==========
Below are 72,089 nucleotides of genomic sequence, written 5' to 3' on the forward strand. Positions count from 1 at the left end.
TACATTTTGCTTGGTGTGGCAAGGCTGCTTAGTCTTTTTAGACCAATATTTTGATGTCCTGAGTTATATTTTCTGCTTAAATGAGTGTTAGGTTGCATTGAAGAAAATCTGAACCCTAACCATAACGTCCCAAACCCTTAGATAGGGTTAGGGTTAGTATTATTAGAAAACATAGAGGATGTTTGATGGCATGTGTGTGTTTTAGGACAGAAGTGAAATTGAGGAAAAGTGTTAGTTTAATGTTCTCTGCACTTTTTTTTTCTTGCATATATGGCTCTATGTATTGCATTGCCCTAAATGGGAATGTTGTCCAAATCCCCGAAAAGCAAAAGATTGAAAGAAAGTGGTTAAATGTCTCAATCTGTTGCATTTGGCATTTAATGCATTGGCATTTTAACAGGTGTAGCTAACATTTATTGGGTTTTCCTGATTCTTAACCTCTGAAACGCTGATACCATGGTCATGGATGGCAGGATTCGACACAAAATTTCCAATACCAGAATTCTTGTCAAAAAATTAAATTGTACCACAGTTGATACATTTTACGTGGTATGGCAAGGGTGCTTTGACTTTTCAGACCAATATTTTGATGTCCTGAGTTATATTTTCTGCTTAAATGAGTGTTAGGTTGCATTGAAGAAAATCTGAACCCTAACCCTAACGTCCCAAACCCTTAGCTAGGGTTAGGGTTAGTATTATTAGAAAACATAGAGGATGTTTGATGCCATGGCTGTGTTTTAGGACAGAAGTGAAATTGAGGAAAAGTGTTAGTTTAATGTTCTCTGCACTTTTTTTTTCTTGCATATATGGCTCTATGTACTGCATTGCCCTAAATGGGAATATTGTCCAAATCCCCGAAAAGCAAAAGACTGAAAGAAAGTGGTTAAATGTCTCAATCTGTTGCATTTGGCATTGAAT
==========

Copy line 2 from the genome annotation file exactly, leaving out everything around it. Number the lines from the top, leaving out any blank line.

TACATTTTGCTTGGTGTGGCAAGGCTGCTTAGTCTTTTTAGACCAATATTTTGATGTCCTGAGTTATATTTTCTGCTTAAATGAGTGTTAGGTTGCATTGAAGAAAATCTGAACCCTAACCATAACGTCCCAAACCCTTAGATAGGGTTAGGGTTAGTATTATTAGAAAACATAGAGGATGTTTGATGGCATGTGTGTGTTTTAGGACAGAAGTGAAATTGAGGAAAAGTGTTAGTTTAATGTTCTCTGCACTTTTTTTTTCTTGCATATATGGCTCTATGTATTGCATTGCCCTAAATGGGAATGTTGTCCAAATCCCCGAAAAGCAAAAGATTGAAAGAAAGTGGTTAAATGTCTCAATCTGTTGCATTTGGCATTTAATGCATTGGCATTTTAACAGGTGTAGCTAACATTTATTGGGTTTTCCTGATTCTTAACCTCTGAAACGCTGATACCATGGTCATGGATGGCAGGATTCGACACAAAATTTCCAATACCAGAATTCTTGTCAAAAAATTAAATTGTACCACAGTTGATACATTTTACGTGGTATGGCAAGGGTGCTTTGACTTTTCAGACCAATATTTTGATGTCCTGAGTTATATTTTCTGCTTAAATGAGTGTTAGGTTGCATTGAAGAAAATCTGAACCCTAACCCTAACGTCCCAAACCCTTAGCTAGGGTTAGGGTTAGTATTATTAGAAAACATAGAGGATGTTTGATGCCATGGCTGTGTTTTAGGACAGAAGTGAAATTGAGGAAAAGTGTTAGTTTAATGTTCTCTGCACTTTTTTTTTCTTGCATATATGGCTCTATGTACTGCATTGCCCTAAATGGGAATATTGTCCAAATCCCCGAAAAGCAAAAGACTGAAAGAAAGTGGTTAAATGTCTCAATCTGTTGCATTTGGCATTGAAT